Mac Stevenson
Even though Big 12 basketball lost the challenge (W4-L6) to the SEC last Saturday, there was terrific national publicity gained by both leagues. ESPN stations carried all ten games and the national exposure will help schools in both conferences with their recruiting.
Kansas and Kansas State held up their end as the Jayhawks defeated Texas A&M (79-68) and the Wildcats took care of Georgia (56-51). It should be noted, however, that both Kansas schools had home court advantage and that’s important.
KU’s Bill Self rested his starters for two days prior to the Texas A&M game and it showed; the Jayhawks played with more spark and endurance than they’ve been showing. Devonté Graham and Svi Mykhailiuk and Malik Newman in particular had better stamina and bounce because of the extra rest.
Sophomore reserve center Mitch Lightfoot is playing better for KU; he’s beginning to score some points in the paint for the Jayhawks.
Kansas State has been playing exceptional basketball, even though the game with Georgia wasn’t one of their best. Center Dean Wade and guard Barry Brown have been highly effective on both offense and defense. And point guard Carter Diarra and forward Makol Mawien are coming on strong, but Mawien needs to play tougher and be more aggressive with his rebounding.
It appears—coming out of the SEC/Big 12 contests—that K-State and KU are certain to get solid seeds in the NCAA Tournament. For the rest of the regular season, it’s just going to be a matter of both teams continuing to improve.
Kansas State football coach Bill Snyder has announced the promotion of Andre Coleman to offensive coordinator for the Wildcats. Coleman has coached the receivers since 2013. Snyder also named offensive line coach Charlie Dickey and quarterbacks coach Collin Klein as co-coordinators. When you add Snyder to his new collection of offensive coordinators, it brings to mind an old expression: “Too many cooks spoil the broth.”
These moves, however, answer one vital question concerning the 2018 K-State team: the Wildcats will still be running Snyder’s offense and that’s fine as far as it goes. The problem is the excessive injuries to the quarterbacks due to the numerous running plays where they carry the ball.
K-State has two QBs—Alex Delton and Skylar Thompson—who have proved they are capable at the position. The issue is whether or not they can avoid injuries in Snyder’s QB-run offense.
In addition, K-State’s play-calling coordinators need to find a way to get the plays in quicker; one of the few shortcomings in Snyder’s system is that the clock is almost always running down to the final few seconds before the ball is snapped. It’s been that way for years and it needs changing.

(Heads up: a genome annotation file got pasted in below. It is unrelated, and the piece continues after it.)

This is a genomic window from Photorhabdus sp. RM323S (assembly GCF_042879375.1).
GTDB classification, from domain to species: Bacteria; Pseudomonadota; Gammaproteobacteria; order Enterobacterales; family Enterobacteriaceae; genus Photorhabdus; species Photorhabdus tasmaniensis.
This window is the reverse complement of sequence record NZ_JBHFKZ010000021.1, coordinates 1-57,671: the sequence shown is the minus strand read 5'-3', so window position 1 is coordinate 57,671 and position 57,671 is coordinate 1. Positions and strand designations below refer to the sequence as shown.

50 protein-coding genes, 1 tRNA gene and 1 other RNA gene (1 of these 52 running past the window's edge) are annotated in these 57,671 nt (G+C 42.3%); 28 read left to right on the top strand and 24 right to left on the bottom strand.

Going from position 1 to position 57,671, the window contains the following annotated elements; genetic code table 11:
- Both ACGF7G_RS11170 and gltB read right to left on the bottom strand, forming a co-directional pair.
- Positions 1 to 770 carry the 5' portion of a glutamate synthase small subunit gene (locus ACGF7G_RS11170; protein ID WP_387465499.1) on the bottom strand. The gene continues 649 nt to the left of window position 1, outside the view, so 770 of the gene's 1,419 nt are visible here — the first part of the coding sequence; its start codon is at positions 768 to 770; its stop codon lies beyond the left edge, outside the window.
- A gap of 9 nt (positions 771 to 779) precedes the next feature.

Lorenzo Cain is no longer the center fielder for the Kansas City Royals; Cain agreed to a five year deal with the Milwaukee Brewers worth a reported $80 million.
Cain was a superb defensive center fielder and a capable major league hitter and he’ll be missed. And this is just the beginning of the dismantling of KC’s team. Owner David Glass has resolved to quit spending big money and the Royals’ fans are going to suffer because of that decision.
Kansas City is going to regress to the point where they will have a hard time getting out of the cellar in the American League Central Division. And that’s not just for this year; it’s for the foreseeable future. The time has come for Mr. Glass to pocket the huge profit that he’s made since acquiring the Royals and put the KC franchise up for sale. MLB is a game for big-money boys and the Royals ownership doesn’t qualify.
Here’s a word of warning for Kansas City Chiefs’ football fans: “Be careful what you wish for because you might get it.” Speculation is widespread that KC will release or trade QB Alex Smith and insert Patrick Mahomes as the starter.
Smith has one year left on his contract that calls for a salary of $20.6 million. Alex Smith led the Chiefs to the AFL West Division title last season; he did it with a poor defense and an offensive line that was mediocre at best.
If KC gets rid of Smith before the 2018 season, who is going to be the backup? And is Mahomes ready to be a starting QB in the NFL? That, more often than not, doesn’t work out as planned.
Alex Smith is just 33 and he’s among a small group of the best QBs in the NFL; CEO Clark Hunt had better think twice before he decides to get rid of KC’s veteran QB. There are more good reasons for keeping Smith than bad ones for letting him go.